With lots of knit and crochet projects to keep me warm, I absolutely adore a snowy, white winter! Do you feel the same? I’m Pia, from Stitches n Scraps. The folks at Artesprix invited me to be a guest designer and design a bag tag with their thermal transfer markers and I decided on this 2-sided, snowy theme. See how I made my Let it Snow bag tag, with a water color background and falling snow, and then try it for yourself!
What are Sublimation Markers?
Sublimation is a process of transferring ink to specially prepared surfaces called “blanks". Artesprix Sublimation Markers allow you to create your own designs on regular paper, and transfer them easily with a heat press or even a normal household iron! Artesprix has a wide array of blanks to choose from, including the plastic bag tags I used for this design.
At least one hole punch. If you have multiple sizes, that can add more depth to your image.
A protective surface for water coloring
Plain copy paper
A paintbrush and some water
Coins or buttons to trace around for snowman (optional)
Stickers, rub ons, or other embellishments (optional)
Step 1: Create your template. Fold a piece of copy paper in half. The extra thickness will hold up better to the watercolor technique. Place the bag tag on top of the copy paper and trace around it. You will need 2 of these templates, one for each side of the bag tag.
Step 2: Create your snowman design. With pencil, on one of your two templates, draw a wavy line an inch or two from the bottom. This will be your snowy ground. Then draw your snowman. You can freehand your snowman or trace around circular objects to create cleaner circles. I traced a quarter, a button, and a penny. Include any details you like, such as facial features, buttons, arms, etc.
Step 3: Watercolor with Artesprix Markers. Choose several shades of blue markers. I used the two blue shades from the original set, and one marker from the Gnomie Botanicals set. Cut a scrap piece of the silicone protective paper large enough to hold a separate “paint” area for each of your colors. With each marker, color heavily in a small area of the protective paper. The ink will start beading up because the paper is non-porous.
Wet your paintbrush and use it to pick up some of the ink from the paper, then brush it onto your templates. On the snowflake side, repeat this until your entire template is covered. For the snowman, do the same except do not apply any color onto the snowman or bottom “snow” areas.
Apply the colors with broad, wavy strokes, letting them swirl and blend into each other. Add darker, swirling lines by using the edge of your brush and less water. If your paper starts to get too wet or wrinkly, take a break and let it dry, then you can add more ink as needed. Be sure to color over the edges of your templates. Do not worry if the design looks faded, it will be much brighter once transferred.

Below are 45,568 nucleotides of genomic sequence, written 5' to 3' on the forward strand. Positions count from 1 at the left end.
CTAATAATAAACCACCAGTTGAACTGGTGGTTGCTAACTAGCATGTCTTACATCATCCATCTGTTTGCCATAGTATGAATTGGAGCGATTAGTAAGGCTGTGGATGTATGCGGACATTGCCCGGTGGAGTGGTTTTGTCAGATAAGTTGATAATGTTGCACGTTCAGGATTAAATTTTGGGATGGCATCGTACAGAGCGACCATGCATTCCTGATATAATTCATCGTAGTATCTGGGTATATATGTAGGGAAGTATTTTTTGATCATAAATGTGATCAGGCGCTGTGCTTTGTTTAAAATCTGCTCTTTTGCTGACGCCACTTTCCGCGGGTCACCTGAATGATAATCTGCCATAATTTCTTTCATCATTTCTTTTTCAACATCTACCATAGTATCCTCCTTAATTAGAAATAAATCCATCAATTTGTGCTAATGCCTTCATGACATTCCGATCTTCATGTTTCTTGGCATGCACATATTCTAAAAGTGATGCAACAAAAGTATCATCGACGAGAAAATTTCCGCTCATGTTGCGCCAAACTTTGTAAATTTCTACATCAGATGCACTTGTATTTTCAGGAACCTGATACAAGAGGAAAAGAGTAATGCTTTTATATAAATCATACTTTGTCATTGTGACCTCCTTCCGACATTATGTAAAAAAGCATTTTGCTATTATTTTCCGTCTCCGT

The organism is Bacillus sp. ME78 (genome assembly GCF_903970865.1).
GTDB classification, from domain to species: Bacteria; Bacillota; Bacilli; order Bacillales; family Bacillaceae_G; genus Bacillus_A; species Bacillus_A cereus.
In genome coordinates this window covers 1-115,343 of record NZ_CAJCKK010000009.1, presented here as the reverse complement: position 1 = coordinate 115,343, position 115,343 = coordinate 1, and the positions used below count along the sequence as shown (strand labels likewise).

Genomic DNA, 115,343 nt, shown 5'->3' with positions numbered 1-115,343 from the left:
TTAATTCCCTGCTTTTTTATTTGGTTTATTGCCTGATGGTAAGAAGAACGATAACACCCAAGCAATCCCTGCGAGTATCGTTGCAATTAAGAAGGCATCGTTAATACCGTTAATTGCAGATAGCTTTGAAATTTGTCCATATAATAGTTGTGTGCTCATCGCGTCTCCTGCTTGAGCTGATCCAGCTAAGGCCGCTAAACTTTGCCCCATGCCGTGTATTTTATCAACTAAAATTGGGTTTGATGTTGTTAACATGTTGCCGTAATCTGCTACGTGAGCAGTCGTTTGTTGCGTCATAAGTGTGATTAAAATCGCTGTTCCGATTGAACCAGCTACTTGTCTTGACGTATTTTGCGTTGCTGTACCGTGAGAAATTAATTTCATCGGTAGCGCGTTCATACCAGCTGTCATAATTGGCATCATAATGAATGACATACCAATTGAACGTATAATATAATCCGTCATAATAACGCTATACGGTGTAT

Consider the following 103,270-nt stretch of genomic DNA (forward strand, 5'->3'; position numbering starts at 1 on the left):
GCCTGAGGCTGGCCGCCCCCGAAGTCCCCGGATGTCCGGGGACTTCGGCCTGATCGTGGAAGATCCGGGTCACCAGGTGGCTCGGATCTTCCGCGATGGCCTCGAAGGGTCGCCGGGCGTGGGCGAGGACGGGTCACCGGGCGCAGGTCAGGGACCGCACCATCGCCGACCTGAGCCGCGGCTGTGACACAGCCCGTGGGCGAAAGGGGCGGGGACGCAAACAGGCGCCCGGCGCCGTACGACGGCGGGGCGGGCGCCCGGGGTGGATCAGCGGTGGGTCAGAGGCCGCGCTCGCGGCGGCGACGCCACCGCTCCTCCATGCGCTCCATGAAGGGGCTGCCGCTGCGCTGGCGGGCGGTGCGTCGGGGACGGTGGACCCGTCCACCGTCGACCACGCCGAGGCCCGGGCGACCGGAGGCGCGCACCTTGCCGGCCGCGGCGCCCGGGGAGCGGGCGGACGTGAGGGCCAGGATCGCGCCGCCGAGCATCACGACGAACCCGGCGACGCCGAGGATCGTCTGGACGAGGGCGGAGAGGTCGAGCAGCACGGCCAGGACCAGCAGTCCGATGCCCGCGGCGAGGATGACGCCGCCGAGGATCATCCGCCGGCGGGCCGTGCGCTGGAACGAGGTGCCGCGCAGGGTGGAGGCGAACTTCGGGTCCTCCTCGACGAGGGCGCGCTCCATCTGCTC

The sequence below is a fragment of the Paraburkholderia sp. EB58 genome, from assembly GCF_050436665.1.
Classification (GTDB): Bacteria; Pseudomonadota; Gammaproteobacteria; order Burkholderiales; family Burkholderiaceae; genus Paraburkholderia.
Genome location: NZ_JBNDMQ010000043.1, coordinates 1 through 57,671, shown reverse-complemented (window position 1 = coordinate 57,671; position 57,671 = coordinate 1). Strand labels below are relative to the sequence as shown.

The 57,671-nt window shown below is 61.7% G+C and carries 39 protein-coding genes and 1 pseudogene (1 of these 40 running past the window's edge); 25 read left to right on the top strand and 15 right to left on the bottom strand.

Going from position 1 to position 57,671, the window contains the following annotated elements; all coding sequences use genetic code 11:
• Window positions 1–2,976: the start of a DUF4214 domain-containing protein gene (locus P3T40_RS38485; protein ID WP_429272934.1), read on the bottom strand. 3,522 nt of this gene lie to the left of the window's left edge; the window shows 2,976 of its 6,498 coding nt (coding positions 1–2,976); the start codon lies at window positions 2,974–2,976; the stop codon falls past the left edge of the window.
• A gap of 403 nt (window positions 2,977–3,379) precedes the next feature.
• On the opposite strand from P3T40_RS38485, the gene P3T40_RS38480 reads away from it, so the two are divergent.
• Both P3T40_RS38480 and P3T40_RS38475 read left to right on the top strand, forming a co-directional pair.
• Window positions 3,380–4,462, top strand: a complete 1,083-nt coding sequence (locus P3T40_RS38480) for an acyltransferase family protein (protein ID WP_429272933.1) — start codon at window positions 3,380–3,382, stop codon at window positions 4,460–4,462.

Wait for the paper to dry completely, then use the markers directly to color in any details on your snowman. It is very important that the paper be completely dry, otherwise the ink will “bleed.” If you want your snowman to have a crisp, clean edge, you can trace the outline with a blue or black marker. I preferred the softer edge and did not trace mine.
Step 4: Using a hole punch, make random holes in the blue areas of your templates. No color will transfer in these holes, so they will remain white and look like snow. I used 2 sizes of holes to create very fine snow, with a few larger “flakes”.
Pro Tip: This is a good time to turn on your heat press so it can come up to heat.
Step 5: Make a "Sublimation Sandwich". Roughly cut around each of your templates, leaving enough extra paper on the edges to tape it down. Cut a piece of protective paper large enough to wrap around your blank and template completely.
Roll a piece of heat resistant tape into a loop and stick it to one side of your blank, then press it onto one side of the protective paper. Don’t put any tape on the front of your blank, or it will prevent the ink from transferring in that area.
Place the snow template, right side down, onto the blank and tape it in place around the edges. Fold the protective paper down over the top and tape that in place as well.
From bottom to top, your layers should now be: protective paper, blank, design, protective paper.
Step 6: Time to Transfer the Snowflake Design. Place a protective surface under your design, such as the Artesprix Protective Project Pad. Press your design with your heat press or iron, according to the instructions for the blank. With my craft heat press, I pressed for just over 1 minute at high heat. If using a more professional heat press, transfer for 60 seconds at 400℉. If using a Home Iron, set to highest heat, no steam, and press for approximately 3 minutes.
Step 7: Peek Test. Carefully peel back a corner of your paper for a “peek test” to see if the ink has transferred fully. Be careful – the paper and blank may be very hot, and you may need to wait a minute for it to cool first. If it is not fully transferred, replace the paper and continue pressing.
Step 8: Once your tag is completely cool, take apart your sublimation sandwich. Flip the blank over so that the white side is up, and repeat step 5 with a fresh piece of protective paper and your snowman design. This time it’s ok to place tape along the bottom, where there is no color.
Step 9: Embellish (optional). Once the tag is again cool, remove it from the paper and add any embellishments you like. I used some old rub ons and stickers leftover from my scrapbooking days.
Your new Let it Snow bag tag is finished! Double check that you turned off your heat press or iron, and covered all your markers so they don’t dry out.
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